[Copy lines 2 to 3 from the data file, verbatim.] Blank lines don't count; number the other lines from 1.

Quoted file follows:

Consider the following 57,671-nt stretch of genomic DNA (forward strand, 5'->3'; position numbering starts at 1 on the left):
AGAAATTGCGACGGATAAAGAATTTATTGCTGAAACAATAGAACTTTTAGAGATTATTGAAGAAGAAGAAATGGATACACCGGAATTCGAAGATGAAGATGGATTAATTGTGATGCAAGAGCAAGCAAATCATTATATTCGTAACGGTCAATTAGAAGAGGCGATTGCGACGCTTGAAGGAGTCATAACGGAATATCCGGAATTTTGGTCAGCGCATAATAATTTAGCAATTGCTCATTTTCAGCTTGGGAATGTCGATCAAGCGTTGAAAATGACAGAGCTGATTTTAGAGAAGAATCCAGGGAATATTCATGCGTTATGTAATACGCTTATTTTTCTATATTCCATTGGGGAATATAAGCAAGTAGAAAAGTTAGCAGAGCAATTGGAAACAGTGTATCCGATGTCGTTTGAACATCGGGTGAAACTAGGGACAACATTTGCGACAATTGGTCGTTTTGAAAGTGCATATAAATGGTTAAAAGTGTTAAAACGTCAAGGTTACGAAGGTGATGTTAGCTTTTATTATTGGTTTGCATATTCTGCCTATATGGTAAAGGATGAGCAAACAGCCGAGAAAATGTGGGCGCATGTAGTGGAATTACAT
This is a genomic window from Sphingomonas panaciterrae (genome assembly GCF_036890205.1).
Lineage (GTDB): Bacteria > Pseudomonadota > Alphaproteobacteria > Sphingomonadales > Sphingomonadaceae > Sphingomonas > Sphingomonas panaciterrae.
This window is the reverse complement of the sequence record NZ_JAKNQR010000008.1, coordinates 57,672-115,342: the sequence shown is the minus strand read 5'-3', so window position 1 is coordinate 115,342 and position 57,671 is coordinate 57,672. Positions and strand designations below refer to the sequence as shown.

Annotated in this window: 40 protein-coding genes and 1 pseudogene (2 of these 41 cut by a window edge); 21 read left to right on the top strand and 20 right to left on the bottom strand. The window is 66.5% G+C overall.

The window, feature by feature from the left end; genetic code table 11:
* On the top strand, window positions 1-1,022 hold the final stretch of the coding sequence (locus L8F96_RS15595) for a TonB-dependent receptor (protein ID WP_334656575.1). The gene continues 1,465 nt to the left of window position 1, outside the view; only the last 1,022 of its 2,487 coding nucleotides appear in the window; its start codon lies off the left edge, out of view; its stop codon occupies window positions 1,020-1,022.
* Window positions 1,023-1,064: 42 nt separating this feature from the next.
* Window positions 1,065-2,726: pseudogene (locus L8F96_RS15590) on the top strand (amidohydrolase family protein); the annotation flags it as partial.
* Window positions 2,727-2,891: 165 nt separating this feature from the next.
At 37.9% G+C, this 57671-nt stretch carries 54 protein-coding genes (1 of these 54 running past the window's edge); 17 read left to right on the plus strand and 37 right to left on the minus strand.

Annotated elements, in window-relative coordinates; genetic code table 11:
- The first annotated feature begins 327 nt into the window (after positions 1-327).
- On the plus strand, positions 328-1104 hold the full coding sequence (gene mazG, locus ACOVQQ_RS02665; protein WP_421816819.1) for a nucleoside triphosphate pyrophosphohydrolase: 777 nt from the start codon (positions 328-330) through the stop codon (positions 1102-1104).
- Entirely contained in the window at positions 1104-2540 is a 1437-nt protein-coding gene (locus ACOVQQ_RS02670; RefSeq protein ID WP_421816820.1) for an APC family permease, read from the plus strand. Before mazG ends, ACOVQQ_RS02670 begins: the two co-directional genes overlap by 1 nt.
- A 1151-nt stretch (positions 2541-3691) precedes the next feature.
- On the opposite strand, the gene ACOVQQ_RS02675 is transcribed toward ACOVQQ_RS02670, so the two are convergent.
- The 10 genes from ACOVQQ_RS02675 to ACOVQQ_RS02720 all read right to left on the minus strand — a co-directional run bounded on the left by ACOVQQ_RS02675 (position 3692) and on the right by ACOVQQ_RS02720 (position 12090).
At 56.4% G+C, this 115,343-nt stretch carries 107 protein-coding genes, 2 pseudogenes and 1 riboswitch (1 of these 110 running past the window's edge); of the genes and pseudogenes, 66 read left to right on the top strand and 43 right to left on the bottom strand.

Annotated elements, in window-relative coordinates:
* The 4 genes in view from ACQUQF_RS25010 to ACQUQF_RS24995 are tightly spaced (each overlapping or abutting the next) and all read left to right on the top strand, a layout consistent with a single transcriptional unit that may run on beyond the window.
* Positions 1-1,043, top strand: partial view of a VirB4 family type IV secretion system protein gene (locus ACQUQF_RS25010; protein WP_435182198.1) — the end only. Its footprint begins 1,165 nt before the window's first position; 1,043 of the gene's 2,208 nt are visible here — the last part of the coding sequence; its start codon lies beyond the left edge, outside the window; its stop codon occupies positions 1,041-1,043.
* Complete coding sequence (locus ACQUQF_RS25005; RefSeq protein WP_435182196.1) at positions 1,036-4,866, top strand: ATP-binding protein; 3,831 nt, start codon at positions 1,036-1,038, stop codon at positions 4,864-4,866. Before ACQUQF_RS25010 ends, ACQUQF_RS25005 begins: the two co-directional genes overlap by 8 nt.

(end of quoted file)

AGAAATTGCGACGGATAAAGAATTTATTGCTGAAACAATAGAACTTTTAGAGATTATTGAAGAAGAAGAAATGGATACACCGGAATTCGAAGATGAAGATGGATTAATTGTGATGCAAGAGCAAGCAAATCATTATATTCGTAACGGTCAATTAGAAGAGGCGATTGCGACGCTTGAAGGAGTCATAACGGAATATCCGGAATTTTGGTCAGCGCATAATAATTTAGCAATTGCTCATTTTCAGCTTGGGAATGTCGATCAAGCGTTGAAAATGACAGAGCTGATTTTAGAGAAGAATCCAGGGAATATTCATGCGTTATGTAATACGCTTATTTTTCTATATTCCATTGGGGAATATAAGCAAGTAGAAAAGTTAGCAGAGCAATTGGAAACAGTGTATCCGATGTCGTTTGAACATCGGGTGAAACTAGGGACAACATTTGCGACAATTGGTCGTTTTGAAAGTGCATATAAATGGTTAAAAGTGTTAAAACGTCAAGGTTACGAAGGTGATGTTAGCTTTTATTATTGGTTTGCATATTCTGCCTATATGGTAAAGGATGAGCAAACAGCCGAGAAAATGTGGGCGCATGTAGTGGAATTACAT
This is a genomic window from Sphingomonas panaciterrae (genome assembly GCF_036890205.1).